Have you heard that statisticians may be the new sex symbols? America's leading strapping young egghead, OMB director Peter Orszag, will be on ABC's This Week Sunday morning to talk about the budget, and defend it from various bogus Republican criticisms.
Fun Orszag fact: he war a blue shirt and orange tie to the inauguration. Presumably he went with orange since he graduated from some school in South Jersey that no one's heard of. The blue was probably the only color that went well with it. At least, that's what I'm telling myself.
If you think that's South Jersey, you've obviously never lived in New Jersey. The dividing line between North and South Jersey is determined by whether local residents read the Times or the Inquirer as their primary paper and whether they root for New York or Philly teams. By both of these standards, that town that must not be named is definitely North Jersey. I say this as someone who grew up in the heart of the South Jersey suburbs. If you want to give the name Central Jersey to the areas that are on the border between New York and Philly, I'll give you that, but Princeton definitely is not South Jersey.
Yeah, it's not really South. I think "Central Jersey" is probably correct; people at Princeton read the Times, but google maps says it's closer to Philly (and, I believe Princeton does more events within the orbit of Philly than NYC, though that's partially because NYC already has Yale and Columbia in its orbit)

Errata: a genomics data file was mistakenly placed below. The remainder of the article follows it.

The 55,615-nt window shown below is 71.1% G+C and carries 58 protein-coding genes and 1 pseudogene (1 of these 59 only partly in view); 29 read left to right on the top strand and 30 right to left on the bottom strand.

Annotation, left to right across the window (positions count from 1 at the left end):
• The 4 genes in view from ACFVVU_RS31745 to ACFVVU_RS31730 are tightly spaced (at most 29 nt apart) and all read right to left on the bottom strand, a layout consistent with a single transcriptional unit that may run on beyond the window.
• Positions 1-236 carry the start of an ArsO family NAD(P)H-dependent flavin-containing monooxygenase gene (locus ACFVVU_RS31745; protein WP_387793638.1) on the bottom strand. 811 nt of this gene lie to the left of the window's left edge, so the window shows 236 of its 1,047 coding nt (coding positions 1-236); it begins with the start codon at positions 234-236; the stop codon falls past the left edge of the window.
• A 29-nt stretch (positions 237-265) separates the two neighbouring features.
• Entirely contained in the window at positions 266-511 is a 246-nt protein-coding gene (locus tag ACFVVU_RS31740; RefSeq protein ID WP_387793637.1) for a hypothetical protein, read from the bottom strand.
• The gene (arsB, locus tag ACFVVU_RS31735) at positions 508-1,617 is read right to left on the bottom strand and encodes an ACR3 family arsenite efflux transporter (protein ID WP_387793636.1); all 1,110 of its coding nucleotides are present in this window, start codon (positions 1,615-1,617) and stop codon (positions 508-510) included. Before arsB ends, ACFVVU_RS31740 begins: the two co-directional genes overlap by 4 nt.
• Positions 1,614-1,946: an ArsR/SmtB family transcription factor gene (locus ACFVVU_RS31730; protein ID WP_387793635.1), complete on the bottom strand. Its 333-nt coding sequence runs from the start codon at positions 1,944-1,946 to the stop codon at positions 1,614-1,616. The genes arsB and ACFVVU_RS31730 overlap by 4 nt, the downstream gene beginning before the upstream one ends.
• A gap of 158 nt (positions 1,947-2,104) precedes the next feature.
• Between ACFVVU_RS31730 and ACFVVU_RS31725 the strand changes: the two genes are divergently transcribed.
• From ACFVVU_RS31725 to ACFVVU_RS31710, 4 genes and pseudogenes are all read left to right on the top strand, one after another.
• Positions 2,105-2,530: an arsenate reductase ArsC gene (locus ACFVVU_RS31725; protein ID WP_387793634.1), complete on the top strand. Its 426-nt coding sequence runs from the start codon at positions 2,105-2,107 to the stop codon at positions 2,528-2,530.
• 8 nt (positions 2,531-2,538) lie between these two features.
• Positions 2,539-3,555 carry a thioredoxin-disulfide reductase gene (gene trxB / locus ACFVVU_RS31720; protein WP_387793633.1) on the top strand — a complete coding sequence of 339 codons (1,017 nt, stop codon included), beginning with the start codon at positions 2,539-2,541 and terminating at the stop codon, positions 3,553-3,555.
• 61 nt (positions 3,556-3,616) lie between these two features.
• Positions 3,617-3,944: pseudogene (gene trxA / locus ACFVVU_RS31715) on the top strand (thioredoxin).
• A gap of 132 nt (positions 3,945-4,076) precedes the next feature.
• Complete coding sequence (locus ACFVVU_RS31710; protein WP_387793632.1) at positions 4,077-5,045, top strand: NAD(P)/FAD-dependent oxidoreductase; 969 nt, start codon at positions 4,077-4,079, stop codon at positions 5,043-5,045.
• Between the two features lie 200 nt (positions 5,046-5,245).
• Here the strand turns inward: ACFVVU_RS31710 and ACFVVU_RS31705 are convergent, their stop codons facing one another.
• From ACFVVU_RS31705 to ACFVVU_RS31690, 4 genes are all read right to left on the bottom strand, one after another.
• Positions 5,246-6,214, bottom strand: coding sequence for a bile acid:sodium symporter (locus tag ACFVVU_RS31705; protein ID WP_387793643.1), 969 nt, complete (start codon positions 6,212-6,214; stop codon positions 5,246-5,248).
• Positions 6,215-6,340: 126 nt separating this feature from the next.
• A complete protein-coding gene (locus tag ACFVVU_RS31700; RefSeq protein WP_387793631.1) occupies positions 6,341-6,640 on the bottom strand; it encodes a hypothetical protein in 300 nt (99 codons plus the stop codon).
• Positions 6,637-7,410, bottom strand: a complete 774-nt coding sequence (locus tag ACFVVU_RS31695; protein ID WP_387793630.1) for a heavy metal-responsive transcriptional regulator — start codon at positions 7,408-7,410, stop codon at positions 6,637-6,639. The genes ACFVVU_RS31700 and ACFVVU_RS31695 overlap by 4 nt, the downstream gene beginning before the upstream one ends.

Princetonians -- both at the University and townies -- look more toward New York than Philly, no question about it. Most people in town read the Grey Bitch, not the Inquirer, and there are far more supporters of the Giant and Jets than the Eagles. Far more residents work in New York than Philadelphia. Not even close. That said, Princeton is not South Jersey. Neither is it North Jersey. It is barely Jersey of any sort, insofar as the local government is not *both* corrupt and incompetent (it is only incompetent).
Princeton has the strange feature of being much more accessible to Philadelphia by road, but much more accessible to New York by public transportation.
The town is closest to Exit 8.
Post a Comment